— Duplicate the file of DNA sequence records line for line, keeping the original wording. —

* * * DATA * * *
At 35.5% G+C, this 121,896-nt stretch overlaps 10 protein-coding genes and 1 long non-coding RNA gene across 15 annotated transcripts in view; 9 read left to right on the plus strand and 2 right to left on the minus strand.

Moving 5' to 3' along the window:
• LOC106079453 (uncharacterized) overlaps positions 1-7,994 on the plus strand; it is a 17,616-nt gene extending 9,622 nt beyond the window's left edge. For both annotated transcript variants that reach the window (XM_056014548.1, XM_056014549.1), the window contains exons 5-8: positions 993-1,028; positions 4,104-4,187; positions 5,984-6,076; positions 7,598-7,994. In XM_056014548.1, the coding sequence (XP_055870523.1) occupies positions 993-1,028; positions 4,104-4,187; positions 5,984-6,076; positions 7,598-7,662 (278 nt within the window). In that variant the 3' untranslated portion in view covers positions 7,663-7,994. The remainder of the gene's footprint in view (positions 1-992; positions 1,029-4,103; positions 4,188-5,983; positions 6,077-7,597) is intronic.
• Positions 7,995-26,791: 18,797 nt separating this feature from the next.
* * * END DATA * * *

At 35.5% G+C, this 121,896-nt stretch overlaps 10 protein-coding genes and 1 long non-coding RNA gene across 15 annotated transcripts in view; 9 read left to right on the plus strand and 2 right to left on the minus strand.

Moving 5' to 3' along the window:
• LOC106079453 (uncharacterized) overlaps positions 1-7,994 on the plus strand; it is a 17,616-nt gene extending 9,622 nt beyond the window's left edge. For both annotated transcript variants that reach the window (XM_056014548.1, XM_056014549.1), the window contains exons 5-8: positions 993-1,028; positions 4,104-4,187; positions 5,984-6,076; positions 7,598-7,994. In XM_056014548.1, the coding sequence (XP_055870523.1) occupies positions 993-1,028; positions 4,104-4,187; positions 5,984-6,076; positions 7,598-7,662 (278 nt within the window). In that variant the 3' untranslated portion in view covers positions 7,663-7,994. The remainder of the gene's footprint in view (positions 1-992; positions 1,029-4,103; positions 4,188-5,983; positions 6,077-7,597) is intronic.
• Positions 7,995-26,791: 18,797 nt separating this feature from the next.